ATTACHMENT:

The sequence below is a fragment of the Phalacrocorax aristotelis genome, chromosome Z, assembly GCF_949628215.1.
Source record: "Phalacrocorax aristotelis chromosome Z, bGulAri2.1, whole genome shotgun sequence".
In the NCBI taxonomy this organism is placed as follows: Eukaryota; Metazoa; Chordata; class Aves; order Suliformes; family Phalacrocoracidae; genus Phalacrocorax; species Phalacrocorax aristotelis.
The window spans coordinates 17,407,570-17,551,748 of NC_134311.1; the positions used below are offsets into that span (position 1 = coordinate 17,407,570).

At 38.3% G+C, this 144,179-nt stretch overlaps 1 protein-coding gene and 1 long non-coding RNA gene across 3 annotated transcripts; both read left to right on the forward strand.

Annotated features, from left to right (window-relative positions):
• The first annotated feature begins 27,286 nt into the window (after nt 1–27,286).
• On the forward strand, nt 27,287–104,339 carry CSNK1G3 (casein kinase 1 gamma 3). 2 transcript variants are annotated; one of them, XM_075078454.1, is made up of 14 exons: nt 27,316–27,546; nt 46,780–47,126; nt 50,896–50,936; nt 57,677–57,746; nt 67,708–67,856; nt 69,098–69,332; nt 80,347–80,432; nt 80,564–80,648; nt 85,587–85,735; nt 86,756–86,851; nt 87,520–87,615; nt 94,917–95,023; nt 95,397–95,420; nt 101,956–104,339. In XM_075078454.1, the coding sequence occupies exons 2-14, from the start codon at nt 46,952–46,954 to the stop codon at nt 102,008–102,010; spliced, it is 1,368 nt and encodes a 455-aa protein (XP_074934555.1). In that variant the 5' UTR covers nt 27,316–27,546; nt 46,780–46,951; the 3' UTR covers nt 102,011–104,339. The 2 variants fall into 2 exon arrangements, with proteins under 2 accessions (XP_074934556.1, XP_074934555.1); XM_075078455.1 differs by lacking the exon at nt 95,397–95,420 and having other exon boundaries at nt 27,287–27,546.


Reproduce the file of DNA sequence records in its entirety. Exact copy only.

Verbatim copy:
The sequence below is a fragment of the Phalacrocorax aristotelis genome, chromosome Z, assembly GCF_949628215.1.
Source record: "Phalacrocorax aristotelis chromosome Z, bGulAri2.1, whole genome shotgun sequence".
In the NCBI taxonomy this organism is placed as follows: Eukaryota; Metazoa; Chordata; class Aves; order Suliformes; family Phalacrocoracidae; genus Phalacrocorax; species Phalacrocorax aristotelis.
The window spans coordinates 17,407,570-17,551,748 of NC_134311.1; the positions used below are offsets into that span (position 1 = coordinate 17,407,570).

At 38.3% G+C, this 144,179-nt stretch overlaps 1 protein-coding gene and 1 long non-coding RNA gene across 3 annotated transcripts; both read left to right on the forward strand.

Annotated features, from left to right (window-relative positions):
• The first annotated feature begins 27,286 nt into the window (after nt 1–27,286).
• On the forward strand, nt 27,287–104,339 carry CSNK1G3 (casein kinase 1 gamma 3). 2 transcript variants are annotated; one of them, XM_075078454.1, is made up of 14 exons: nt 27,316–27,546; nt 46,780–47,126; nt 50,896–50,936; nt 57,677–57,746; nt 67,708–67,856; nt 69,098–69,332; nt 80,347–80,432; nt 80,564–80,648; nt 85,587–85,735; nt 86,756–86,851; nt 87,520–87,615; nt 94,917–95,023; nt 95,397–95,420; nt 101,956–104,339. In XM_075078454.1, the coding sequence occupies exons 2-14, from the start codon at nt 46,952–46,954 to the stop codon at nt 102,008–102,010; spliced, it is 1,368 nt and encodes a 455-aa protein (XP_074934555.1). In that variant the 5' UTR covers nt 27,316–27,546; nt 46,780–46,951; the 3' UTR covers nt 102,011–104,339. The 2 variants fall into 2 exon arrangements, with proteins under 2 accessions (XP_074934556.1, XP_074934555.1); XM_075078455.1 differs by lacking the exon at nt 95,397–95,420 and having other exon boundaries at nt 27,287–27,546.